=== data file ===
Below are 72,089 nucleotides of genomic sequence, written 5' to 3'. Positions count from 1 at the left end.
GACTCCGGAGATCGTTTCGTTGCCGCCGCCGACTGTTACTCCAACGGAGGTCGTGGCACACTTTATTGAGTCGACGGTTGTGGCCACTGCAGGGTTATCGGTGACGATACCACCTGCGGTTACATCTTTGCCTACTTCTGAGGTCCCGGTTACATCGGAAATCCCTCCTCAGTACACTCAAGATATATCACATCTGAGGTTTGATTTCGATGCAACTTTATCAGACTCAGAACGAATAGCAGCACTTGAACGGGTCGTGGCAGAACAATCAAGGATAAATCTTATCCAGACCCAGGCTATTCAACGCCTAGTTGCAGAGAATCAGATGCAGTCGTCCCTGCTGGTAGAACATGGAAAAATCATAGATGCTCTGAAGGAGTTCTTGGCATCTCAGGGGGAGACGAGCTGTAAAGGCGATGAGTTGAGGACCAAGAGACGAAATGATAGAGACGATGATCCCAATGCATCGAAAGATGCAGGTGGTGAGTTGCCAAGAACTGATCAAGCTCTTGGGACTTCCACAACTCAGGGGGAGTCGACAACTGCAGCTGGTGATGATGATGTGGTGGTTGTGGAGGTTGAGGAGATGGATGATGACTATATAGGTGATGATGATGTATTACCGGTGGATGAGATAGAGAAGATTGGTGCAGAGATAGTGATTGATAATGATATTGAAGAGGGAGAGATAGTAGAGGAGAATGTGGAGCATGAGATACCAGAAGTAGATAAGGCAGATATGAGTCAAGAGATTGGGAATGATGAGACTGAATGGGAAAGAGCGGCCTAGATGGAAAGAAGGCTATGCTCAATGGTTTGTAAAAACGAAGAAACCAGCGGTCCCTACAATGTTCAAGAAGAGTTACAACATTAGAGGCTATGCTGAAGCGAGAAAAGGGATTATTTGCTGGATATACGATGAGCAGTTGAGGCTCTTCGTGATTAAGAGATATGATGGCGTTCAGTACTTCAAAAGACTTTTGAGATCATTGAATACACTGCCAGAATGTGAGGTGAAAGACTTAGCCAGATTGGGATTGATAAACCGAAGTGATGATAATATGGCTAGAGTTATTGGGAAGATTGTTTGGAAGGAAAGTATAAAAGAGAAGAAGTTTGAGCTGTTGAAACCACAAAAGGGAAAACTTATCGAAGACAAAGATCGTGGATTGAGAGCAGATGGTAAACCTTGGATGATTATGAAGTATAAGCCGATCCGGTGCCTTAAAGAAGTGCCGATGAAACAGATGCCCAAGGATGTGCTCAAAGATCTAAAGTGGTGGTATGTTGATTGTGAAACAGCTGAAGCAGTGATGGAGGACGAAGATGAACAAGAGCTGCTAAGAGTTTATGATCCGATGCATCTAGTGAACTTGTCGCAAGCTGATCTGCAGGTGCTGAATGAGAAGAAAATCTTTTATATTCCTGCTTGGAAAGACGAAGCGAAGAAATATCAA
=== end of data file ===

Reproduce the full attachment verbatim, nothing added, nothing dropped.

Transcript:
Below are 72,089 nucleotides of genomic sequence, written 5' to 3'. Positions count from 1 at the left end.
GACTCCGGAGATCGTTTCGTTGCCGCCGCCGACTGTTACTCCAACGGAGGTCGTGGCACACTTTATTGAGTCGACGGTTGTGGCCACTGCAGGGTTATCGGTGACGATACCACCTGCGGTTACATCTTTGCCTACTTCTGAGGTCCCGGTTACATCGGAAATCCCTCCTCAGTACACTCAAGATATATCACATCTGAGGTTTGATTTCGATGCAACTTTATCAGACTCAGAACGAATAGCAGCACTTGAACGGGTCGTGGCAGAACAATCAAGGATAAATCTTATCCAGACCCAGGCTATTCAACGCCTAGTTGCAGAGAATCAGATGCAGTCGTCCCTGCTGGTAGAACATGGAAAAATCATAGATGCTCTGAAGGAGTTCTTGGCATCTCAGGGGGAGACGAGCTGTAAAGGCGATGAGTTGAGGACCAAGAGACGAAATGATAGAGACGATGATCCCAATGCATCGAAAGATGCAGGTGGTGAGTTGCCAAGAACTGATCAAGCTCTTGGGACTTCCACAACTCAGGGGGAGTCGACAACTGCAGCTGGTGATGATGATGTGGTGGTTGTGGAGGTTGAGGAGATGGATGATGACTATATAGGTGATGATGATGTATTACCGGTGGATGAGATAGAGAAGATTGGTGCAGAGATAGTGATTGATAATGATATTGAAGAGGGAGAGATAGTAGAGGAGAATGTGGAGCATGAGATACCAGAAGTAGATAAGGCAGATATGAGTCAAGAGATTGGGAATGATGAGACTGAATGGGAAAGAGCGGCCTAGATGGAAAGAAGGCTATGCTCAATGGTTTGTAAAAACGAAGAAACCAGCGGTCCCTACAATGTTCAAGAAGAGTTACAACATTAGAGGCTATGCTGAAGCGAGAAAAGGGATTATTTGCTGGATATACGATGAGCAGTTGAGGCTCTTCGTGATTAAGAGATATGATGGCGTTCAGTACTTCAAAAGACTTTTGAGATCATTGAATACACTGCCAGAATGTGAGGTGAAAGACTTAGCCAGATTGGGATTGATAAACCGAAGTGATGATAATATGGCTAGAGTTATTGGGAAGATTGTTTGGAAGGAAAGTATAAAAGAGAAGAAGTTTGAGCTGTTGAAACCACAAAAGGGAAAACTTATCGAAGACAAAGATCGTGGATTGAGAGCAGATGGTAAACCTTGGATGATTATGAAGTATAAGCCGATCCGGTGCCTTAAAGAAGTGCCGATGAAACAGATGCCCAAGGATGTGCTCAAAGATCTAAAGTGGTGGTATGTTGATTGTGAAACAGCTGAAGCAGTGATGGAGGACGAAGATGAACAAGAGCTGCTAAGAGTTTATGATCCGATGCATCTAGTGAACTTGTCGCAAGCTGATCTGCAGGTGCTGAATGAGAAGAAAATCTTTTATATTCCTGCTTGGAAAGACGAAGCGAAGAAATATCAA